Gotcha. That's helpful color. Thank you. And then, quickly on China. I think it's -- it sounds like it's up 50% versus pre-COVID levels in the quarter, which kind of like puts you back on the prior trend. It seems like that you're getting a lot of pent-up demand there, is that a fair characterization or is it new customers coming to the brand? Can you tell where this really incredible numbers in China, where that -- the various sources of demand are, and how much -- how big of a market can China become for you guys? It seems like there is a lot of runway there. And then, are you seeing any impact from the boycotts of some other Western brands and therefore, around the Shenzhen issue? Thanks.

David Weinberg -- Chief Operating Officer

Well, we are always dependent on new customers and China does have 1.5 billion people and more and more come into the middle class or can afford the footwear as time goes by. So we think is -- well, we hate to say unlimited, but there is as much potential as there is anywhere in the world as we go to China. As far as the boycott, we haven't seen anything as yet, although we're obviously aware of it and we have posted our own statements online, we ask everybody to read them, rather than go into a political conference. As far as the conference call is concerned, China is a great marketplace for us and obviously, we don't want to do anything that would -- whether it's PR or political to anything to do with those boycott, plans or anything like that, so we try to keep as clear as we can and far away and just watch our own business.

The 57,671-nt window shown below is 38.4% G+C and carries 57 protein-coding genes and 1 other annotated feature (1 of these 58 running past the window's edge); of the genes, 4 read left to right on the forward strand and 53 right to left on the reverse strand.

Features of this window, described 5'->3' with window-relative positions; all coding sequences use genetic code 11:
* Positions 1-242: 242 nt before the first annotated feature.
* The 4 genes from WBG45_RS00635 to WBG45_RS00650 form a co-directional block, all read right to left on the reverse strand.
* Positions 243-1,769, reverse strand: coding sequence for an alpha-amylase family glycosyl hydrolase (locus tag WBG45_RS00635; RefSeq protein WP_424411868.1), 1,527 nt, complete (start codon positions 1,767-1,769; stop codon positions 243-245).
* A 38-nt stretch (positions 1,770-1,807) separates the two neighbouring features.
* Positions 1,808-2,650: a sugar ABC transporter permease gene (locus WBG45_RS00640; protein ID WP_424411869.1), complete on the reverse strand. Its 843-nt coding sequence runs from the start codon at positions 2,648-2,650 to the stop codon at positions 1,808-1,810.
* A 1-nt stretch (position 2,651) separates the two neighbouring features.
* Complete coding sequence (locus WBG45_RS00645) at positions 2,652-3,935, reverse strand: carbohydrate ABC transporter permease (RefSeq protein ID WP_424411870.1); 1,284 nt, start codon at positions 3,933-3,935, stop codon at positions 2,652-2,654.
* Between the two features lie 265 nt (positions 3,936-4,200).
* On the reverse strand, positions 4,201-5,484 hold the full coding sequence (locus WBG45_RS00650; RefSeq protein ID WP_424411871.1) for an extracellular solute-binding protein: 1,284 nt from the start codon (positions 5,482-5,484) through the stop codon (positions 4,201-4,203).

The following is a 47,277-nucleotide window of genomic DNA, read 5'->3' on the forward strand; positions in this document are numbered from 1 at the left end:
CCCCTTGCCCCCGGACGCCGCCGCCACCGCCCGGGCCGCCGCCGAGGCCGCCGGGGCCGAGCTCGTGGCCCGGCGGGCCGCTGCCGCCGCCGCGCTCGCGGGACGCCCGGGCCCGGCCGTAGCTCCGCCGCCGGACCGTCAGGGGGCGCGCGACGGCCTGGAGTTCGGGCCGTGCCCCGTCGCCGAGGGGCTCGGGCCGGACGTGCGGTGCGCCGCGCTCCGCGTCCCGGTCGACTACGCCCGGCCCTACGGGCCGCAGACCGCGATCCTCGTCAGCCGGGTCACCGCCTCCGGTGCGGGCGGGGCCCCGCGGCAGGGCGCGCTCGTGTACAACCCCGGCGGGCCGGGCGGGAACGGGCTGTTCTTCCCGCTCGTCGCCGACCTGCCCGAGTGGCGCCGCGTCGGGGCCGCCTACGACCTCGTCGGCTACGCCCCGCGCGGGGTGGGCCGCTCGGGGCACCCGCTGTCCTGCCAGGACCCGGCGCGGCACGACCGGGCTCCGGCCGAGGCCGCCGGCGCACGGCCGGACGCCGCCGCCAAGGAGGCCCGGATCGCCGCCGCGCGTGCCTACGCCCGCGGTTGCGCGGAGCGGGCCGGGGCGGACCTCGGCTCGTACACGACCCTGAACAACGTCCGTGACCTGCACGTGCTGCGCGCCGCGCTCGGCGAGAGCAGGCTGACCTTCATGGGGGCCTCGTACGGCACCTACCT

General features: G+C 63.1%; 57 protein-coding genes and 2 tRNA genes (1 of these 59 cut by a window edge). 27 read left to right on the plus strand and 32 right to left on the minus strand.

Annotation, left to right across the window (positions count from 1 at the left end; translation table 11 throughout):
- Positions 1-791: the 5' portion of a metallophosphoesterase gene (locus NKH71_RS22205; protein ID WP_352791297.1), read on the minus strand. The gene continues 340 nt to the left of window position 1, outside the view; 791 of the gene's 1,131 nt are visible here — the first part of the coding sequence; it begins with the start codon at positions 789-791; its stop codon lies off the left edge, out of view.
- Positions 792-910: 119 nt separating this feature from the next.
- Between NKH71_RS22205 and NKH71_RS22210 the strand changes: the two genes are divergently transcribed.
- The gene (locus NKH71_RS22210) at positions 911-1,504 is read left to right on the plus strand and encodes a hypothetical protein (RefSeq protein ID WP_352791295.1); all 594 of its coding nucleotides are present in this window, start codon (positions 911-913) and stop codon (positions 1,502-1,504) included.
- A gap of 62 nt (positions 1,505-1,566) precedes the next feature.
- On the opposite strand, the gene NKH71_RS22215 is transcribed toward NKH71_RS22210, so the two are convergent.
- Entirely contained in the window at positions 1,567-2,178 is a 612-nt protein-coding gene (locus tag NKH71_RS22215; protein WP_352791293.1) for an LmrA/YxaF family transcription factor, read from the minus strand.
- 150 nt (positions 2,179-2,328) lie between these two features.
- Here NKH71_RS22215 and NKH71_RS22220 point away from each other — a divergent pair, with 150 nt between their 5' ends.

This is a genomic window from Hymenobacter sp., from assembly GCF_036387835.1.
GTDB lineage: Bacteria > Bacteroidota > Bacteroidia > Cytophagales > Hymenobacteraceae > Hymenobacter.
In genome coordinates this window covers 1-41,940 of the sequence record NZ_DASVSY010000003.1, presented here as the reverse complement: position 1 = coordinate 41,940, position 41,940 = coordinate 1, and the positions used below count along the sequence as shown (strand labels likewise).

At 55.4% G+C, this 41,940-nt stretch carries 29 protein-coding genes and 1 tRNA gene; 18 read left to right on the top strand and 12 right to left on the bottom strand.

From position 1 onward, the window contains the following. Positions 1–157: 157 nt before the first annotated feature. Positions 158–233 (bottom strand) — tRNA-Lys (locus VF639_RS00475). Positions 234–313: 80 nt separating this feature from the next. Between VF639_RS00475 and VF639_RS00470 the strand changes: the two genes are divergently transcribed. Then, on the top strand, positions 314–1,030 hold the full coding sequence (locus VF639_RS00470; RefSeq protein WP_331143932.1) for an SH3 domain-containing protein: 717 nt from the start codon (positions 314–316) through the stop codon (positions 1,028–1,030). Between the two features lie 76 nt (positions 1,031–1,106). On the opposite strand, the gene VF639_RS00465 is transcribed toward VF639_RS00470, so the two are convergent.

John Vandemore -- Chief Financial Officer

I would add, Omar, the e-commerce business performance there has performed exceptionally well. Part of that is obviously the natural trend in China, the position online, but you have also seen as a result of the pandemic and even heavier influence on e-commerce success in the marketplace, and we definitely reap the benefit of that.

Operator

Our next question comes from the line of Gabriella Carbone with Deutsche Bank. Please proceed with your question.

Gabriella Carbone -- Deutsche Bank -- Analyst

Hi, thanks for taking my question, and congratulations on a great quarter. Just...

David Weinberg -- Chief Operating Officer

Thank you.

Gabriella Carbone -- Deutsche Bank -- Analyst

Bigger picture, how do you view the opportunity of the Domestic Wholesale channel, especially given the fact that a large competitor, hence pulled out of some major retailer? And then, if you can maybe touch on the logistic issues that you mentioned in 1Q and how that -- you see that playing out.

John Vandemore -- Chief Financial Officer

Yeah, I would first start off by saying we feel like we've earned our performance in Domestic Wholesale, the last two quarters of 2020 were very good, we are seeing very good underlying trends. We ran into a timing issue this quarter, we are very optimistic about the balance of the year, but that's, we think, largely earned by the strength of our product. We welcome all of our competitors to pull out of the wholesale market if they so choose, because we stand ready to serve those customers, many of them we work very closely with to support the brand. David mentioned, we work with them to support the price, especially on our comfort technology products because we believe that's a winning opportunity for everybody. So we remain optimistic, we're proud of what we've accomplished, especially because it's still a mixed bag of results out there, although we were very happy to see that majority of our customers performed very well as markets emerged and as retail businesses started to see better customer traffic channel trends.